LCQ10: Facilities and operation of public swimming pools

     Following is a question by the Hon Leung Yiu-chung and a written reply by the Secretary for Home Affairs, Mr Lau Kong-wah, in the Legislative Council today (November 22):
     Regarding the facilities and operation of public swimming pools, will the Government inform this Council:

(1)  as I have learnt that the four public swimming pools in Kwai Ching District are inadequate to meet the demands of the residents in the district and, among them, only Tsing Yi Southwest Swimming Pool, which was commissioned in July this year, is provided with a heated pool, whether the authorities have considered carrying out renovation and improvement works (e.g. building new heated pools) at the other three public swimming pools in the district (including Kwai Shing Swimming Pool, the facilities of which are dilapidated); if so, of the details and timetables; if not, the reasons for that; and
(2) given that cases of temporary closure of public swimming pools due to insufficient lifeguards on duty have occurred from time to time in recent years, whether the authorities have devised long-term solutions (including reviewing the grade structure of lifeguards to recognise their professional status, improving their remuneration packages, increasing their promotion opportunities, etc.) to ensure that there will be sufficient lifeguards on duty in public swimming pools; if so, of the details; if not, the reasons for that?


     The Leisure and Cultural Services Department (LCSD) manages 44 public swimming pools, of which 26 provide heated swimming facilities to allow people to enjoy swimming throughout the year. My reply to the two parts of question is as follows:

(1)  Currently, there are four public swimming pool complexes in Kwai Tsing District, including Kwai Shing Swimming Pool, North Kwai Chung Jockey Club Swimming Pool, Tsing Yi Swimming Pool and Tsing Yi Southwest Swimming Pool. According to the Hong Kong Planning Standards and Guidelines (HKPSG), there should be one swimming pool complex per 287,000 population. While Kwai Tsing District has a population of 510,900 at present, the provision of four public swimming pool complexes meets the requirement recommended in the HKPSG.
     Tsing Yi Southwest Swimming Pool, which was opened in July this year, provides heated swimming facilities to residents in Kwai Tsing District. The other three public swimming pools in Kwai Tsing District are outdoor swimming pools. The Audit Commission pointed out in the Report No. 42 of the Director of Audit published in 2004 that the provision of outdoor heated pools is environmentally unfriendly because their heat dissipation is faster than that of indoor heated pools. This has resulted in higher electricity/fuel cost to heat up the water of outdoor pools. The Government has no plan to convert the outdoor swimming pools in Kwai Tsing District into heated swimming pools at present and will continue to listen to the views of different stakeholders.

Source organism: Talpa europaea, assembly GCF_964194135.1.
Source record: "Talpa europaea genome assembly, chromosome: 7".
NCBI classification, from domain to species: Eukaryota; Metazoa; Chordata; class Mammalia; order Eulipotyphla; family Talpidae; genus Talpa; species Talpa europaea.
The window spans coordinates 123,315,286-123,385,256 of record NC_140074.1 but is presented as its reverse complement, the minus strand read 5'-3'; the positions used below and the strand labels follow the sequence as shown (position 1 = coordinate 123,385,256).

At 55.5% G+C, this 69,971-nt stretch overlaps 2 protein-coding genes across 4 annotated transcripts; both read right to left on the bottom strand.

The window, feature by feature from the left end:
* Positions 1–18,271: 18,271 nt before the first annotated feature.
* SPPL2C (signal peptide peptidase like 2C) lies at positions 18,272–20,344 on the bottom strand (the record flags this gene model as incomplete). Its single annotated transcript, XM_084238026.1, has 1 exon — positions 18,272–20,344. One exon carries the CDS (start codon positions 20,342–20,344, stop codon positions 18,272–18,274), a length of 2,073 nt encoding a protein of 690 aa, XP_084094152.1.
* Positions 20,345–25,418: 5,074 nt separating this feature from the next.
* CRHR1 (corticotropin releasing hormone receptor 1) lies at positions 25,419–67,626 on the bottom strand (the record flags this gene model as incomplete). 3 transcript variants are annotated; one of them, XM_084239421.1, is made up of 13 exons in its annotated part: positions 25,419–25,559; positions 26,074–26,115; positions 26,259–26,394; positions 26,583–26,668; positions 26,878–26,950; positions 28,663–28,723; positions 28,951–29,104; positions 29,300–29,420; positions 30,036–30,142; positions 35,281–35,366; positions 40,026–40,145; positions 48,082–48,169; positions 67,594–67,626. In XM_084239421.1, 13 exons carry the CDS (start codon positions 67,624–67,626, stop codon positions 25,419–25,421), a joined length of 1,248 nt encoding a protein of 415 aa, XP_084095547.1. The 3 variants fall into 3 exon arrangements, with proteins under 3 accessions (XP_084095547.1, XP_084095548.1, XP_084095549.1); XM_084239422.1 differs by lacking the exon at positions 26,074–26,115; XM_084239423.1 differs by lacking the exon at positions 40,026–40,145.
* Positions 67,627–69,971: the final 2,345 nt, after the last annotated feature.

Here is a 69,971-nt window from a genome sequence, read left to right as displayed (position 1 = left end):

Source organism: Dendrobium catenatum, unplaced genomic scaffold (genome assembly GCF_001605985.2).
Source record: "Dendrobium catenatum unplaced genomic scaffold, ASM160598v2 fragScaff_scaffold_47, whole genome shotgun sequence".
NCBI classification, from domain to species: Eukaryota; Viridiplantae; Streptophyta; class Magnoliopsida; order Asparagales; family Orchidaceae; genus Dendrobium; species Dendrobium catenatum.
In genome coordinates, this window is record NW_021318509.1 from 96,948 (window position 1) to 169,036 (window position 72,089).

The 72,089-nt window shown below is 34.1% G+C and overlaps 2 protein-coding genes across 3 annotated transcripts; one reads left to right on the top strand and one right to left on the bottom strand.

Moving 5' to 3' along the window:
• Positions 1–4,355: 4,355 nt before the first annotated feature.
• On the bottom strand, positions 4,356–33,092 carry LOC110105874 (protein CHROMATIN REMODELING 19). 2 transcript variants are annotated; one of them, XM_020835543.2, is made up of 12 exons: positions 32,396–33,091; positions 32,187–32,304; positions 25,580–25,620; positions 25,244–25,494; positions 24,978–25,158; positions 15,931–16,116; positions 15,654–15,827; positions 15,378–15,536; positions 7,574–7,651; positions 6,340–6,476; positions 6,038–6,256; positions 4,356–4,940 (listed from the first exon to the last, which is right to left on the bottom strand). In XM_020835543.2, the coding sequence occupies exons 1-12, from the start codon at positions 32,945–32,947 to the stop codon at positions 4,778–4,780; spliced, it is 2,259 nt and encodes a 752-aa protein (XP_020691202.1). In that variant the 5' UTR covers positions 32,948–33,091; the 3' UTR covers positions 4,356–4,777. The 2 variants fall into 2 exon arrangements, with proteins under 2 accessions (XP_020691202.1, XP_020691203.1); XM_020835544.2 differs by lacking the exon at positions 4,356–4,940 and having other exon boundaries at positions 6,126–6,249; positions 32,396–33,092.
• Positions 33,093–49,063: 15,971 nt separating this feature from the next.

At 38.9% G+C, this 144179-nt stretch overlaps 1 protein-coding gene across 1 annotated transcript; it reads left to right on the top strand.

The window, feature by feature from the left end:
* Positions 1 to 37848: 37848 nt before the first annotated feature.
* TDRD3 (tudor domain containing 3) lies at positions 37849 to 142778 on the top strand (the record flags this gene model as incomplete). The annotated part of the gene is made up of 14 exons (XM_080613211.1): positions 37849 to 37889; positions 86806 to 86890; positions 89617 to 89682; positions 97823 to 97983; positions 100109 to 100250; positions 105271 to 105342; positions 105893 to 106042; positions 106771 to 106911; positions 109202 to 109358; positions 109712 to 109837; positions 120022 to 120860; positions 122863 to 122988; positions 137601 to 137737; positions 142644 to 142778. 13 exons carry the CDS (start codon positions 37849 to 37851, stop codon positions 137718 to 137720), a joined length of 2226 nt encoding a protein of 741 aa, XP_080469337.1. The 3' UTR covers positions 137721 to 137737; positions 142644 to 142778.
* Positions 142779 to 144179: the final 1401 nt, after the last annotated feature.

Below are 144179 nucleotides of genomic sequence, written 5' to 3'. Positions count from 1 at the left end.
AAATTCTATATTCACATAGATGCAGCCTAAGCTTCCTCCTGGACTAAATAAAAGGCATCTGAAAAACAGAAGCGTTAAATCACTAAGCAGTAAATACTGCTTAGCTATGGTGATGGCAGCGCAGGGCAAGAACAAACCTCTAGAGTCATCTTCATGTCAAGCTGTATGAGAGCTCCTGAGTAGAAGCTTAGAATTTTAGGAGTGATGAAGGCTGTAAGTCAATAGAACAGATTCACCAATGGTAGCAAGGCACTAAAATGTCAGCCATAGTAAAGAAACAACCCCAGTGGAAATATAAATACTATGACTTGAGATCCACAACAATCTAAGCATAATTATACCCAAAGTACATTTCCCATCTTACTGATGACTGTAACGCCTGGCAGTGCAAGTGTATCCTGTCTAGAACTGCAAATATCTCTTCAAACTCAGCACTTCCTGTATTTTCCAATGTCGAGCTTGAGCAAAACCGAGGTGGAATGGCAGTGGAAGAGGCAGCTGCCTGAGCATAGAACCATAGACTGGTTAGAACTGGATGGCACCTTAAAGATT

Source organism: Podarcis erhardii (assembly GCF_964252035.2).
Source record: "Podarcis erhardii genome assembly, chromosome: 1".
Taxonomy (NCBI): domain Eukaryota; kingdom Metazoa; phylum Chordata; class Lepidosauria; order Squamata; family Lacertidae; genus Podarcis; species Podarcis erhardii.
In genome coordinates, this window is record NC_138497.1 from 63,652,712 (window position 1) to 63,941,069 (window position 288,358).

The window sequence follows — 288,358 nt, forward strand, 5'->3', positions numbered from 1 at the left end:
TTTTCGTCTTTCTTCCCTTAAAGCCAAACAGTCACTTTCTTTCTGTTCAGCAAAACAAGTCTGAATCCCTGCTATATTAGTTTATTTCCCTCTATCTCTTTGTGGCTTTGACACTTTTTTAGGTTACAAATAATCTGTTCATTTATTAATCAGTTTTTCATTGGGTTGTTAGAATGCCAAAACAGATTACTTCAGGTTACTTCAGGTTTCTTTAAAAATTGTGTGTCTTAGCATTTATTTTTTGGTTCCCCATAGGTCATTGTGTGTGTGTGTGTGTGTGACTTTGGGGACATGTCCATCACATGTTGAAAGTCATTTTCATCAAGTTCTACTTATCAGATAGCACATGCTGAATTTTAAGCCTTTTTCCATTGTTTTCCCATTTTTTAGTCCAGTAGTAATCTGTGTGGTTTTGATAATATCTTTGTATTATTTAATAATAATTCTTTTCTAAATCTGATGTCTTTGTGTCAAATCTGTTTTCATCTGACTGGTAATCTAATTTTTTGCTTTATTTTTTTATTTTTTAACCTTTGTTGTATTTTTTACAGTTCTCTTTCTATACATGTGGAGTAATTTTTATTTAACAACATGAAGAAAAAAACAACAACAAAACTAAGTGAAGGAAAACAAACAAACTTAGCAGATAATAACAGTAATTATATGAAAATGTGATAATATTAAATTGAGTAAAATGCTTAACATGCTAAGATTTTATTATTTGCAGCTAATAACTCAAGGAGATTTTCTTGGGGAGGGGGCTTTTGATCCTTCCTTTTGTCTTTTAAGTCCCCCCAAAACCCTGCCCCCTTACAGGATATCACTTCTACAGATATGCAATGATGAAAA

(2) The safety of swimmers has always been LCSD's prime concern when considering the manpower requirements of lifeguards. LCSD reviews the manpower of lifeguards for pools and beaches annually, taking into account the actual operational needs, and deploys manpower under the established mechanism for the operational and service needs. As at August 1, 2017, there were 2,009 lifeguards, including 1,204 civil service lifeguards and 65 ex-council contract lifeguards employed on a long-term regular basis.  The remaining 740 were non-civil service contract seasonal lifeguards employed on a seasonal basis to augment the manpower of lifeguards during the swimming season.
     The total number of civil service lifeguards has increased by 35 per cent from 893 in 2011 to 1,204 in 2017. There is no difficulty in the recruitment of civil service lifeguards and their resignation rate has all along been lower than the average resignation rate of the entire civil service, indicating that there is no retention difficulty. Given that there is no proven and persistent difficulty in recruiting and retaining civil service lifeguards and there have been no fundamental changes to the job nature, job complexity and level of responsibilities of civil service lifeguards, civil service lifeguards therefore do not meet the criteria for conducting grade structure review.  Regarding opportunities in career development, there are posts of various grades in LCSD. 35 lifeguards (i.e. Artisans (Beach/Swimming Pool)/ Artisans (Lifeguard at Water Sports Centre)) were appointed as senior lifeguards (i.e. Senior Artisans (Beach/Swimming Pool)) through in-service recruitment between 2015 and August 2017. In addition, 26 senior lifeguards or lifeguards were appointed as Amenities Assistant III through in-service appointment in the past five years. 
     Since seasonal lifeguards are employed on a short-term basis, their mobility is naturally higher than that of civil service lifeguards.  In addition to stepping up publicity and recruitment efforts, LCSD has also adjusted upwards the remuneration in terms of salaries and gratuities for seasonal lifeguards as appropriate, streamlined recruitment procedures and organised more walk-in recruitments as well as recruitment talks with schools and organisations, etc. to attract more eligible applicants to apply for the post. LCSD will also continue to recruit eligible retired civil service lifeguards as seasonal lifeguards, and implement a number of measures, including the launch of different training programmes and trainee schemes integrating training, internship and recruitment so as to enhance the overall manpower supply of lifeguards.

Ends/Wednesday, November 22, 2017
Issued at HKT 11:50